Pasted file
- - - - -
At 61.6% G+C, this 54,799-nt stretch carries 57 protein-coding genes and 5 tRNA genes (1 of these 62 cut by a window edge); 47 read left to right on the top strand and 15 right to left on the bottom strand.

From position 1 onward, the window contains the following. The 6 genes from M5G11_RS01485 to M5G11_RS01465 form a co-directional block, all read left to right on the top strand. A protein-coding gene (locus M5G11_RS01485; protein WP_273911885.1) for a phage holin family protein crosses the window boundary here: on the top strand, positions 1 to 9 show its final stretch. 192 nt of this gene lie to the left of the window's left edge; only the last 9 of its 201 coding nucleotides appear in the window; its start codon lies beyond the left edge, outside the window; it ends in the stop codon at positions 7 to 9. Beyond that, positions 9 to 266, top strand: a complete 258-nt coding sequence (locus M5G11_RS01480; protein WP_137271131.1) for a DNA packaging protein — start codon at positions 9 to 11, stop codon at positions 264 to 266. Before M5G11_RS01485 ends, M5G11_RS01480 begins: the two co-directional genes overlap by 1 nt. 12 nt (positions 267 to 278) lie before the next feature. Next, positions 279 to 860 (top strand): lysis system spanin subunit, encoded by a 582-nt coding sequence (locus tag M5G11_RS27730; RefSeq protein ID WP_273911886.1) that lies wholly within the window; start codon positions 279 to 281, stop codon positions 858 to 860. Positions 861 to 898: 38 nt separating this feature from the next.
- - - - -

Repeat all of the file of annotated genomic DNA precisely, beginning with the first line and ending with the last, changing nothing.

At 61.6% G+C, this 54,799-nt stretch carries 57 protein-coding genes and 5 tRNA genes (1 of these 62 cut by a window edge); 47 read left to right on the top strand and 15 right to left on the bottom strand.

From position 1 onward, the window contains the following. The 6 genes from M5G11_RS01485 to M5G11_RS01465 form a co-directional block, all read left to right on the top strand. A protein-coding gene (locus M5G11_RS01485; protein WP_273911885.1) for a phage holin family protein crosses the window boundary here: on the top strand, positions 1 to 9 show its final stretch. 192 nt of this gene lie to the left of the window's left edge; only the last 9 of its 201 coding nucleotides appear in the window; its start codon lies beyond the left edge, outside the window; it ends in the stop codon at positions 7 to 9. Beyond that, positions 9 to 266, top strand: a complete 258-nt coding sequence (locus M5G11_RS01480; protein WP_137271131.1) for a DNA packaging protein — start codon at positions 9 to 11, stop codon at positions 264 to 266. Before M5G11_RS01485 ends, M5G11_RS01480 begins: the two co-directional genes overlap by 1 nt. 12 nt (positions 267 to 278) lie before the next feature. Next, positions 279 to 860 (top strand): lysis system spanin subunit, encoded by a 582-nt coding sequence (locus tag M5G11_RS27730; RefSeq protein ID WP_273911886.1) that lies wholly within the window; start codon positions 279 to 281, stop codon positions 858 to 860. Positions 861 to 898: 38 nt separating this feature from the next.